Most surveys of the US public indicate that scientists are popular, trusted figures. The same, however, cannot be said about some of their conclusions, as topics like climate change and evolution remain controversial with many segments of the population. A recent Pew survey gives an indication of why: even though the scientific community’s opinion is largely unified on these topics, the public thinks that there is significant dispute among the researchers. A study published by the Journal of Risk Research attempts to explain why this might be the case.
The people behind the new study start by asking a pretty obvious question: “Why do members of the public disagree—sharply and persistently—about facts on which expert scientists largely agree?” (Elsewhere, they refer to the “intense political contestation over empirical issues on which technical experts largely agree.”) In this regard, the numbers from the Pew survey are pretty informative. Ninety-seven percent of the members of the American Association for the Advancement of Science accept the evidence for evolution, but at least 40 percent of the public thinks that major differences remain in scientific opinion on this topic. Clearly, the scientific community isn’t succeeding in making the public aware of its opinion.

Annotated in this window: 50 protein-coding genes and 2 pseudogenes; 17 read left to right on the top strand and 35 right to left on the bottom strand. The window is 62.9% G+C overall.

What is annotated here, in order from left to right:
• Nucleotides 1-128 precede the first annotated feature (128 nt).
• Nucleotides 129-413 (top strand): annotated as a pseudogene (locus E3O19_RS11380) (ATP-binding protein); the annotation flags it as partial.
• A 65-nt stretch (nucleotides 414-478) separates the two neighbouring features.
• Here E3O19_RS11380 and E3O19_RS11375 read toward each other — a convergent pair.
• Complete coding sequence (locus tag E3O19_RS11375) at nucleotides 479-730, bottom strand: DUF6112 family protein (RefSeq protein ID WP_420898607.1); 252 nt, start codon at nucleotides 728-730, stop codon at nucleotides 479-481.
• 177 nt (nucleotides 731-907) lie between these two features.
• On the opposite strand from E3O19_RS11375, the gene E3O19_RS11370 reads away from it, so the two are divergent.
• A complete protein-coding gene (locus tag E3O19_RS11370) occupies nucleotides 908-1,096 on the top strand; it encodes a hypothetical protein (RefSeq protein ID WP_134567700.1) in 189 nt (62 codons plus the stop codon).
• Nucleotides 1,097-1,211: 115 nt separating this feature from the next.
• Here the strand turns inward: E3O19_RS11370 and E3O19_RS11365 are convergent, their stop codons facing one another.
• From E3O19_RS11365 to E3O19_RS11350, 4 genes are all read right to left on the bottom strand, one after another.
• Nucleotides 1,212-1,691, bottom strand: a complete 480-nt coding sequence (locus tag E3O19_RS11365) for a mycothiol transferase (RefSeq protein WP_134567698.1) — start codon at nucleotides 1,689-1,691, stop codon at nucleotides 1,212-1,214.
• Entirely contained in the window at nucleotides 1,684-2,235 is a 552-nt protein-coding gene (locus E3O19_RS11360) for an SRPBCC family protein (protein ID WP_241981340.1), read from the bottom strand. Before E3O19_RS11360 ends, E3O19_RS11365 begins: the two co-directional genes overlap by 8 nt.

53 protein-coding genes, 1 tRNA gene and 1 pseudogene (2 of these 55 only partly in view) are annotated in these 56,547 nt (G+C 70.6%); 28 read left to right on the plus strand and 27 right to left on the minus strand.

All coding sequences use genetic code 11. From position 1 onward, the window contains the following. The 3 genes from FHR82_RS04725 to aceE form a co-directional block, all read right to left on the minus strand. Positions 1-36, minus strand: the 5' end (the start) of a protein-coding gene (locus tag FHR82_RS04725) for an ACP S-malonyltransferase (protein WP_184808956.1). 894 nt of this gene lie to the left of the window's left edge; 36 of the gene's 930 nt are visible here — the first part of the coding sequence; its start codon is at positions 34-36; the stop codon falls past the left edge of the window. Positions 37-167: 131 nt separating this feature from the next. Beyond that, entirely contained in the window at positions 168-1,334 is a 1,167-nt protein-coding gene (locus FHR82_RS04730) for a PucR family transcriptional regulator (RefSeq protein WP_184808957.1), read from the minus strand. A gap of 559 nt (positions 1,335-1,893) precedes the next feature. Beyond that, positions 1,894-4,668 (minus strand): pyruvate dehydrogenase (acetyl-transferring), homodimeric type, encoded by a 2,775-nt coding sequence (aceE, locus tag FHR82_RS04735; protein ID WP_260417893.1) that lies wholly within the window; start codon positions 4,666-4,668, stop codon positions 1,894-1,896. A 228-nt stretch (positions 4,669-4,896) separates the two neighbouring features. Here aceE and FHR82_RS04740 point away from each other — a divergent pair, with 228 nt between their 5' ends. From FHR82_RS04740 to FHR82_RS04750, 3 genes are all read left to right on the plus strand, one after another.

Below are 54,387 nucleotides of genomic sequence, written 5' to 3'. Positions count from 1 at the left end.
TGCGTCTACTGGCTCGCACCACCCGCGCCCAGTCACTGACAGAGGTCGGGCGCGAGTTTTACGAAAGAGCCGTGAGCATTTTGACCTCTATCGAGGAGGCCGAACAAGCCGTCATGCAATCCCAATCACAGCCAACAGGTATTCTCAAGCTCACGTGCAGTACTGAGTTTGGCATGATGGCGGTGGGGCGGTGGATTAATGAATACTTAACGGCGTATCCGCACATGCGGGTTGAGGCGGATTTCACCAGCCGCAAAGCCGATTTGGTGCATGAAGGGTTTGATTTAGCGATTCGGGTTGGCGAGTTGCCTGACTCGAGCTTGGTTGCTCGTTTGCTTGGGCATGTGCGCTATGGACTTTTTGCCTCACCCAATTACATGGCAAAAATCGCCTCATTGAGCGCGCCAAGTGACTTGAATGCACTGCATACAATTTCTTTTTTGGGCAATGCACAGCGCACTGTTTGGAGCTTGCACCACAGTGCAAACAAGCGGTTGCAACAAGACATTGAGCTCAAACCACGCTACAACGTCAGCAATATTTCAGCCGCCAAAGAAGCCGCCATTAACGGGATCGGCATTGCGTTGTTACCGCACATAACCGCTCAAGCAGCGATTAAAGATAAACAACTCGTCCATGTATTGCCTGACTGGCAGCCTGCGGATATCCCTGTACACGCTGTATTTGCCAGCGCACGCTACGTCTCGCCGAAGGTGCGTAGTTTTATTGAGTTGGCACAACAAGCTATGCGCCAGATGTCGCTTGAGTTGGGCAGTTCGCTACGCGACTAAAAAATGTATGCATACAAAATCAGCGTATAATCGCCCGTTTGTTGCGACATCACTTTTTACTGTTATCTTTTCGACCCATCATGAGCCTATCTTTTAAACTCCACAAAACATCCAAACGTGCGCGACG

According to the new study, this isn’t necessarily the fault of the scientists, though. The authors favor a model, called the cultural cognition of risk, which “refers to the tendency of individuals to form risk perceptions that are congenial to their values.” This wouldn’t apply directly to evolution, but would to climate change: if your cultural values make you less likely to accept the policy implications of our current scientific understanding, then you’ll be less likely to accept the science.